Before you insert a key into the front door of your new home, a home appraisal is a key component to the homebuying process.
Because an appraisal determines a home’s value so that lenders can first make sure homeowners are not over-borrowing for a property (which serves as protection should the homeowner default on the mortgage). A low appraisal can arm you with the ability to negotiate the seller’s price.
Here’s a breakdown of the appraisal process to make it more understandable for homeowners, buyers and sellers.
Who is an appraiser?
A professional real estate appraiser, according to the Appraisal Institute, should be licensed or certified, which is required in all 50 states, be familiar with the local area and have an unbiased, impartial evaluation. Keep in mind that, technically, appraisers confirm a property’s value rather than determine the value. To do so, they will have experience in appraising homes similar to yours and in resolving the value for a buyer and seller to agree on in a contract.
How is an appraisal determined?
The all-important home walkthrough by an appraiser is gathered into a standard residential appraisal report, which is influenced by recent similar sales and current market trends. (The appraisal usually costs a few hundred dollars, paid by the loan borrower.)
The more detailed elements of the report include:
- Home exterior. The appraiser inspects the overall structure, building materials and foundation.
- Home interior. Interior building materials are assessed, such as flooring, light fixtures, windows and doors. Square footage and number of bedrooms are also counted in. The home’s value isn’t based on interior décor, however, a clean, staged home could increase its value.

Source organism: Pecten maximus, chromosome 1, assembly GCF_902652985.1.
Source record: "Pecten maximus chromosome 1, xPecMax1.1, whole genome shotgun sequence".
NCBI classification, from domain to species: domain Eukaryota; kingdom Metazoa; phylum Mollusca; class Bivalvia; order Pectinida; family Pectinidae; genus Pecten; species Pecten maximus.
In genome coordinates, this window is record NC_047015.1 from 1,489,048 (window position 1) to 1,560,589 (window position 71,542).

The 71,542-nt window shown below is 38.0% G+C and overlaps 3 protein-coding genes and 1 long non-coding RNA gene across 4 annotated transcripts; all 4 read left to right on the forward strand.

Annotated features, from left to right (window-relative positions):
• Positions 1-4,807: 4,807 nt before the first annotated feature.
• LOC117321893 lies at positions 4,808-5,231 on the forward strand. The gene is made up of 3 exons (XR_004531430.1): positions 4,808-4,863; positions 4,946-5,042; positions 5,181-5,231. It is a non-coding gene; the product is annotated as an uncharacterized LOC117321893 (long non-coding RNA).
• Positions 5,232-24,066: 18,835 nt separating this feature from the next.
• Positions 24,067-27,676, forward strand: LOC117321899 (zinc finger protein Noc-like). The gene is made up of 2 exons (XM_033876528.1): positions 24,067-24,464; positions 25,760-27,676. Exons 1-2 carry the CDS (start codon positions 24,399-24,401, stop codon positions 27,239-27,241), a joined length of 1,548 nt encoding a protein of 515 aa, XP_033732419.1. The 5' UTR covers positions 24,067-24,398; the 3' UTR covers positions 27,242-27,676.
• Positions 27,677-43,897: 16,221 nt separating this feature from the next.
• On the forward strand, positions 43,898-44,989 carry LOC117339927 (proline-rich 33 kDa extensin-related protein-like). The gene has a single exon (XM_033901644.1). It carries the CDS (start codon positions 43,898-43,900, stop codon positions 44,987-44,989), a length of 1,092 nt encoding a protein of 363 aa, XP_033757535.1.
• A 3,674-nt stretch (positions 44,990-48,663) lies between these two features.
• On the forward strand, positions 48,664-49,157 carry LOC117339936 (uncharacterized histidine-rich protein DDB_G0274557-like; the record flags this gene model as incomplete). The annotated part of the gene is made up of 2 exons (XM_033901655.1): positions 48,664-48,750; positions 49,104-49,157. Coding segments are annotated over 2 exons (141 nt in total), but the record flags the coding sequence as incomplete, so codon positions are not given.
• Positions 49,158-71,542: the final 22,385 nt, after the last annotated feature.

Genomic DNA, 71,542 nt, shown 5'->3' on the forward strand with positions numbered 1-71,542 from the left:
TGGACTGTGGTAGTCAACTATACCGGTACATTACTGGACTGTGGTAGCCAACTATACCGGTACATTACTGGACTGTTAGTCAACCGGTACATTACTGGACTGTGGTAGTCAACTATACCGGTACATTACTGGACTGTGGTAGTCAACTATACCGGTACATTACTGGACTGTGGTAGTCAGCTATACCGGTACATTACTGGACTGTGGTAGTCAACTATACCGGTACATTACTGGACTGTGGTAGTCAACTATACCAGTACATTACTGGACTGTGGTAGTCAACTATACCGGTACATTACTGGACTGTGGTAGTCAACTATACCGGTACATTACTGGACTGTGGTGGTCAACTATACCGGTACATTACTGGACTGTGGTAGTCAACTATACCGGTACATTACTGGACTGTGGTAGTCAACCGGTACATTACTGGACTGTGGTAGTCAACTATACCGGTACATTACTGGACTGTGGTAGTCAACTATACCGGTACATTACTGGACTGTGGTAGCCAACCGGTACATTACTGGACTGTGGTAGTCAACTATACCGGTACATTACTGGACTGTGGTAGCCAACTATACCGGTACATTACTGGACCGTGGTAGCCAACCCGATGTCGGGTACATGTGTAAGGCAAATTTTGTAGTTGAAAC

- Amenities. The extra comforts of home add up, including central air, custom window treatments, security systems, carbon monoxide detectors and more.
- Upgrades. These could definitely increase a home’s value: remodeled kitchen (new cabinetry, appliances, countertops) or bathroom. Sellers, be sure to keep receipts to show the invested costs.
Once the walkthrough is complete, the appraiser will use either the sales comparison approach, the cost approach, or a combination of both to get to the bottom of the most accurate home value:
- Sales comparison. Just as the name implies, this popular method comes up with a home’s fair market value by comparing it to similar homes, or “comps,” that have recently sold nearby. But the appraiser is sure to consider the detailed differences and make adjustments accordingly, like lot size, amenities, fixtures, finishes and more.
- Cost. This strategy calculates the cost to rebuild the entire home by considering: the value of the lot; the cost of reproducing the home; the home’s age and condition (factoring in depreciation); and exterior improvements, like pools, decks, landscaping. The replacement value is then the result of the lot value plus the total value of improvements and depreciation.
The finished appraisal report will reveal an accurate, detailed description of the home, inside and out, as well as: the appraiser’s opinion of the neighborhood and surrounding area; a list of parks, schools, shopping and entertainment venues accessible near the home; three comps with features; a street map; any problem areas in exterior/interior; interior/exterior photos; an exterior building sketch; records like public tax, public land and market sales data; and, of course, the appraised value.